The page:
Paul P.’s solo exhibition at Maureen Paley’s Hove space is featured on Another Mag.
What does beauty look like? In the world of Canadian artist Paul P., it is a particularly ghostly take on the queer. For him, this romanticised otherworldliness is an indicator of a history of personal desire and difference. His intimate paintings and delicate sculptures have garnered him steady, quiet success – with lauded shows at Queer Thoughts in New York, and spaces in the collections of MoMA and the Whitney in New York, the AGO in Toronto and LACMA in Los Angeles.
The young men he paints – often solely focusing on their disembodied faces – are all taken from vintage gay erotic magazines, specifically from the years between the advent of gay liberation in the 1960s and the awareness of the Aids crisis in the early 1980s. “Having been born in 1977, I’m indebted to the community of artists who operated throughout this mortal emergency, and the many who died in and around the early 90s as I came into my sexual and artistic awareness,” the artist explains. His paintings are in no way pornographic or exploitative but instead take these young men and raise them into icons of outlawed sexuality.
This week, an exhibition of his paintings is opening at Maureen Paley’s stunning Hove space, Morena di Luna (the gallery remains open by appointment only for now, but as with all art openings during the outbreak of Covid-19, please keep your eye on Maureen Paley’s Instagram and website for potential cancellations). The exhibition was made with the Georgian seaside location in mind: Centaurs on the Beach is comprised primarily of oil paintings; portraits mixed with non-figurative works and seascapes. These pieces are, as Paul describes them, somewhere between “landscape, architecture, and atmospheres”.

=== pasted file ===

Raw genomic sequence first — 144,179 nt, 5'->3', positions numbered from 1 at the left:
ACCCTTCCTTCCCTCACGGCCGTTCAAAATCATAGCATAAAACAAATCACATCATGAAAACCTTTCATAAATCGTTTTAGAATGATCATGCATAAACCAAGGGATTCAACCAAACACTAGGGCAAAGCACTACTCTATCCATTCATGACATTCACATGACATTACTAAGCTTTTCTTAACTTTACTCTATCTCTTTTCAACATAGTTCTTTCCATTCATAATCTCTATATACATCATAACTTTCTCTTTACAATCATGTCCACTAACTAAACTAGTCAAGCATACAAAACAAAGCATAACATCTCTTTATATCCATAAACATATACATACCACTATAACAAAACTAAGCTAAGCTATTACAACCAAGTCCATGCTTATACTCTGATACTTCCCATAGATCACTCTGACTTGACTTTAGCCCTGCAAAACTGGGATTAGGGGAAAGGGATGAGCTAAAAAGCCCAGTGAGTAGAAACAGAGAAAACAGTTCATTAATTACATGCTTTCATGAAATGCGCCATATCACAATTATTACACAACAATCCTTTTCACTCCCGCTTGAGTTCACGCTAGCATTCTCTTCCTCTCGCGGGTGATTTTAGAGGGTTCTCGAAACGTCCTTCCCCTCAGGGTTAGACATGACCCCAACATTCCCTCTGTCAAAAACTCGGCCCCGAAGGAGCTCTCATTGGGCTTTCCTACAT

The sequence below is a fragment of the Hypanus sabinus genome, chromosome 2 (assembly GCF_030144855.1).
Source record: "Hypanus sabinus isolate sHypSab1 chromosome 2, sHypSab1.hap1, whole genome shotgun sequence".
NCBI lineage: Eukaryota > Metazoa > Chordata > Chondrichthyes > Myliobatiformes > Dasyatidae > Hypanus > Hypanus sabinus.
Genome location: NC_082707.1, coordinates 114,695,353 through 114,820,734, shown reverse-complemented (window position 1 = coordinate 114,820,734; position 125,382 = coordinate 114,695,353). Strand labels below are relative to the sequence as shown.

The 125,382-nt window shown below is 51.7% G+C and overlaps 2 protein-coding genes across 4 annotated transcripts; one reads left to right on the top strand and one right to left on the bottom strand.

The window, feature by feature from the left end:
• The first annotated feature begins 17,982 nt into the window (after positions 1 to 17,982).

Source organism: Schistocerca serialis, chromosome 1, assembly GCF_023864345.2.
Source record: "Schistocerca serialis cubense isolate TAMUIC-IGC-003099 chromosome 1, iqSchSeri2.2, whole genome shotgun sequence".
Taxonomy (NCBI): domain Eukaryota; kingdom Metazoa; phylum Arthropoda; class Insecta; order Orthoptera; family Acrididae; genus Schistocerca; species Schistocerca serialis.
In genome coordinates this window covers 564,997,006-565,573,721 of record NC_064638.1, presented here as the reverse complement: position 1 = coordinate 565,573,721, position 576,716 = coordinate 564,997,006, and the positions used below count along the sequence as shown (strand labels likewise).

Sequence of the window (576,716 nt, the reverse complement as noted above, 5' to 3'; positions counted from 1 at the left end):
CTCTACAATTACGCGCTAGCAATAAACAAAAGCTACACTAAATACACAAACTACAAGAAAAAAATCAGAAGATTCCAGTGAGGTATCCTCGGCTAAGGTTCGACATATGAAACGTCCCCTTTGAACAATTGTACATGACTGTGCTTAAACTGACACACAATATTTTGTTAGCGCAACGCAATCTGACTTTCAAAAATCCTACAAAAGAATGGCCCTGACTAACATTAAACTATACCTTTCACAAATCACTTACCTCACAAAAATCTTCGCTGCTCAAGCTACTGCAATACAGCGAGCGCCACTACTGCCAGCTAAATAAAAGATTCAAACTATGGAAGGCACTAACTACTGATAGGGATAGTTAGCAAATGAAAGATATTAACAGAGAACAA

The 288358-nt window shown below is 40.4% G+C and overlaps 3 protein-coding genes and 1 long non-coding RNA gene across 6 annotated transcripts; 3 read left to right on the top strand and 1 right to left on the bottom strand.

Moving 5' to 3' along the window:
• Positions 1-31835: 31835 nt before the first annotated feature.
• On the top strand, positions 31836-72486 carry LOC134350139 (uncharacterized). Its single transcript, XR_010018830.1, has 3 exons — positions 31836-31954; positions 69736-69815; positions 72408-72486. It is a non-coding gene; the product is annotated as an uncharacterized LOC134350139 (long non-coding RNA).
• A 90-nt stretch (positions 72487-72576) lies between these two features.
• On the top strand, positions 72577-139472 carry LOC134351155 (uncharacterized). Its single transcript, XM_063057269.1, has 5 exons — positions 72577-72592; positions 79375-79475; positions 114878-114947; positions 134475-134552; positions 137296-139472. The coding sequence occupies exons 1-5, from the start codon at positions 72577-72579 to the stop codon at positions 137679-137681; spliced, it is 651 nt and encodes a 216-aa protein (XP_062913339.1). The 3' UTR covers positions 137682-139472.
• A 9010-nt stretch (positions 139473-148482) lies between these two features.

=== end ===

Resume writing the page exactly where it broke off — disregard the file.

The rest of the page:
There is something innately fragile about Paul’s work, and not just in the subject matter. He is drawn to early 20th-century dandies, such as the Bright Young Things in London in the 1920s who took the effete as a rejection of post-World War One cultural values. A small work in the Hove show includes a collage on notepaper of a supine Stephen Tennant, “the poet prodigy turned recluse,” Paul explains. “Dandy poets like Tennant and Brian Howard, outspoken in their era of criminalised homosexuality, remind me of the imaginative and creative capacities of small and intimate milieus that have striven for, and plotted out, fantastical visions of civilisation filled with beauty, reason and freedom, at times when the world has been at its most hostile.”
Paul, who also lived in Paris for many years with his partner, the artist Scott Treleaven, has been increasingly drawn to global locations with a queer social history such as Venice, Italy and Venice Beach, California, for example – “both peripheral and water-bounded places haunted by their bygone licentiousness and allure to outcasts,” as he describes. Brighton fits perfectly with this attraction to liminal history. Like late 19th-century artists John Singer Sargent or James Abbott McNeill Whistler, Paul’s style has dreamy mistiness. A sense of non-time hovering around sunset or dusk, where shadows and those who live in them flourish.
Most of his pieces are small – an intentional comment on big, white, straight, male painters creating giant canvases. Even his scale is a comment on a different masculine image – instead, we are presented with “languid countenances and exhausted poses” that are on the edge of constant collapse. There is something autobiographical here; Paul is drawn back to the complexities of his own experience and discovery of sexuality. Yet there are also wider things going on where the politics of what the erotic looks like is reimagined. This is thoughtful work which deserves to be seen.
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